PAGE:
Healing the Child in Juvenile Court: Applying an Infant Mental Health Approach. Joy D. Osofsky, Ph.D. LSU Health Sciences Center, New Orleans In collaboration with Judge Cindy Lederman 11 th Circuit Juvenile Court, Miami University of Oregon Law School, March, 2006.
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Joy D. Osofsky, Ph.D.
LSU Health Sciences Center, New Orleans
In collaboration with Judge Cindy Lederman
11th Circuit Juvenile Court, Miami
University of Oregon Law School, March, 2006
FOSTER CARE Mental Health Approach
Overall Delay: 60%
Language – 57%
Cognitive – 33%
Gross motor – 31%
Growth problems – 10%
4% to 10%
Leslie, L.K. et al (2004) Journal of Developmental and Behavioral PediatricsPrevalence Rates of Developmental Delay
FOSTER CARE Mental Health Approach
-25% to 40% under age 6 have significant behavioral problems, most displaying externalizing behaviors (aggression, anger)
3% to 6%
Leslie, L.K. et al. (2004). Journal of Developmental and Behavioral PediatricsPrevalence of Psychiatric Problems
OUR TOOLS: Mental Health ApproachThe lawand science
Consequences of Child Maltreatment symptomatology
Committee on Integrating
the Science of Early Childhood Development
Board on Children, Youth, and Families
Institute of Medicine
National Research Council
From Neurons to Neighborhoods,2000
How children Childhood Development feel is as important as how they think, and how they are treated is as important as what they are taught, particularly with respect to their readiness to succeed in school.
Signs in the baby that emotional needs are not met Childhood Development
Signs of emotional problems Childhood Development
In toddlers/ preschoolers
Conditions of the caregivers Childhood Development
that contribute to baby’s
The Infant Health and Childhood Development Development ProgramAn 8 site clinical trial designed to evaluate the efficacy of comprehensive early intervention in reducing developmental and health problems in low birth weight, premature infants
Random Assignment Childhood Development
Results Childhood Development
15 year longitudinal study of the effects of early childhood interventions on educational achievement and juvenile arrest
Reynolds, Temple Robertson and Mann,
JAMA, May 9, 2001
(10.6 vs. 10.2)
(16.9% vs. 25.1%)
Prenatal and Infancy Home Visitation Childhood Development
Olds, et al. 1997, 1998, 2002, 2004
Elmira Home Visitation Program: Childhood Developmentthe mother
HOME VISITATION: Childhood Developmentthe child (at 15 years)
“ Childhood DevelopmentThe children of this family have been exposed to chronic emotional neglect and are experiencing symptoms of depression, emotional impoverishment and low self-esteem, low academic achievement and aggression. There are strong indications that they have been exposed to long term family and community violence.”
home unfit for human habitation Childhood Development
7 year old retarded sibling left alone
Mother gave food stamps to her boyfriend
home site of drug related activities
children begging for food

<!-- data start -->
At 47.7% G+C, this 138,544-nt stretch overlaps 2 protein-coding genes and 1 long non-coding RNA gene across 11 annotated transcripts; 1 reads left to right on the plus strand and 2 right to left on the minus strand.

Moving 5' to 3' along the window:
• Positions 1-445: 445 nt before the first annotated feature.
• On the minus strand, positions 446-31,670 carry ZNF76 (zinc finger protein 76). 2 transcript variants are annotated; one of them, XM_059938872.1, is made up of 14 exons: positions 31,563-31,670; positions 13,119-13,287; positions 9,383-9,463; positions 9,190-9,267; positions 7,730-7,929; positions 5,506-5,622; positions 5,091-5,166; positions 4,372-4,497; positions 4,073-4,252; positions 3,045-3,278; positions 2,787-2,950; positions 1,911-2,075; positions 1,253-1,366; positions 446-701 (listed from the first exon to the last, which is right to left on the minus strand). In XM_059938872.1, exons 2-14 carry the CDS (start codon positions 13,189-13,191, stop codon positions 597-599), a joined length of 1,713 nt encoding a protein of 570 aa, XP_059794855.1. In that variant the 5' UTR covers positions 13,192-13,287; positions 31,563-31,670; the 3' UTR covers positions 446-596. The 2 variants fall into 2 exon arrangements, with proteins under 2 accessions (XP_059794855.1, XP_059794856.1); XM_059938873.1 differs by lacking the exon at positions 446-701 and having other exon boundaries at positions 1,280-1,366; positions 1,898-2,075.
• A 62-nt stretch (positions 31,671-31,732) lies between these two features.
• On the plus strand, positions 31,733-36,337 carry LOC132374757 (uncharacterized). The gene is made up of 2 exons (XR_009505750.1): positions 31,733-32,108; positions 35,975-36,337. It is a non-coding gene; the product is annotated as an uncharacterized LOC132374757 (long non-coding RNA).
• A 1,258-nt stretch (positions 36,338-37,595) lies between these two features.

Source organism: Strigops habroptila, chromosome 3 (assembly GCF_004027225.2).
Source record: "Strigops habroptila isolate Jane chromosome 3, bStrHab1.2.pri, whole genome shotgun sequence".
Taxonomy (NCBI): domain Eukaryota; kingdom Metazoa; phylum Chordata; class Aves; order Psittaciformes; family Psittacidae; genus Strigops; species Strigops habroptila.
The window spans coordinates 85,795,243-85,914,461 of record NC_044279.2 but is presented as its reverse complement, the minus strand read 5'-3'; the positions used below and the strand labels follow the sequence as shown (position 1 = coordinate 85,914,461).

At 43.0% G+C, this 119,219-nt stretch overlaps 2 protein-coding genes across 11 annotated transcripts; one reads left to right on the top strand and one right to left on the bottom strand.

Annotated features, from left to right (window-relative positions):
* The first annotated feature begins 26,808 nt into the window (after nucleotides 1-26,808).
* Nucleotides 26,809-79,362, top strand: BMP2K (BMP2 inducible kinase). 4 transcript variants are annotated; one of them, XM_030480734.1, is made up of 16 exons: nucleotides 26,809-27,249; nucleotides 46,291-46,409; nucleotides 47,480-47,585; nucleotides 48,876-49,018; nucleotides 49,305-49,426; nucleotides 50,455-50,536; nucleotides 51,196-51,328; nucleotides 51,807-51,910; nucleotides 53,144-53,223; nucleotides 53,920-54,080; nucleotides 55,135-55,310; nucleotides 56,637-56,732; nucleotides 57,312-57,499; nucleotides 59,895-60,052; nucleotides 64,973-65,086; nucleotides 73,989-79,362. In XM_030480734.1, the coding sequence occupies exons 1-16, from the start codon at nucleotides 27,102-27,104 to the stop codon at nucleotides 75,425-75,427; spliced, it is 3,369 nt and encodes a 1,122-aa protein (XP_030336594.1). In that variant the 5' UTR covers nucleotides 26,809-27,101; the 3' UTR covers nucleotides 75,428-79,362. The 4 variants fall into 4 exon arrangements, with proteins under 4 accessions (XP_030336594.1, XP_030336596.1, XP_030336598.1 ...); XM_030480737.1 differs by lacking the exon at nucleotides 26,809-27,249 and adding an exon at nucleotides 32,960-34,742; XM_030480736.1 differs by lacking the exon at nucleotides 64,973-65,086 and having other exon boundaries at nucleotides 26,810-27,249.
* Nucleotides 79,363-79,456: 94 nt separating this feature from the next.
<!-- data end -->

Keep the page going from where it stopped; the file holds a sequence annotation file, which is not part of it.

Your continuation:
allegations of physical abuse by boyfriendReasons for removal
Pre and post-test measures indicate that therapy and other support services provided through the infant mental health interventions had a positive impact on both the infant and the caregiver.
Pre and post observational measures of the infant-caregiver relationship indicated important improvements in both parental sensitivity to the children and in the children’s emotional responsiveness and behaviors.Parent Effectiveness
More positive emotions support services provided through the infant mental health interventions had a
Increased emotional and behavioral responsivenessChanges in the child
95% improved relationship with baby
83% positive changes in child
77% improved parenting
73% improved family life
Of the first 59 children involved in this project, it is important to note that the mothers had a total of156children and the fathers had a total of 138children.
No further abuse or neglect reports in 100% of the cases.
100% rate of reunification
It includes our attachment and bonding experience in the first 18 months of life, as well as how exploration and aggressiveness were handles during toddler hood (terrible two’s) and how we learned self-control or self-regulation of impulses by the time we turned five and went to kindergarten.
Because it is not until school that most of the problems show up on the radar screen. For a few of the most severe, we can spot them by age three or four. They are the ones being kicked out of daycare and preschool for uncontrollable behaviors.
But for the majority, we don’t identify them up until they start failing in school, or get involved in the juvenile justice system, or become a teen parent.
However, we are NOT saying that all mental disorders are a result of what happens in the first few year of life. Some mental illnesses are rooted in genetics and/or biochemistry, such as schizophrenia, bipolar disease, and other neurophysiological disorders such as autism.
NOR are we saying that all children who have bad experiences during the 0-3 years “turn into toast” or become criminals. We cannot oversimplify human development. It is complex, transactional, and unique.
What we ARE saying is that the experience and quality of caregiving received by infants and young children during those critical first few years of life when the brain is being wired, so to speak, has long lasting impact on the future of that child.
Part C Part C screening pursuant to the Individuals with Disabilities Act (IDEA)Individuals with Disabilities Education Act
Make Appropriate Child Care Referrals: home visitation program in your communityEARLY HEAD STARTHEAD START
In Miami there are 1300 day care centers and only 120 are accredited. This is a consistent problem across the country.
DHHS, June 2002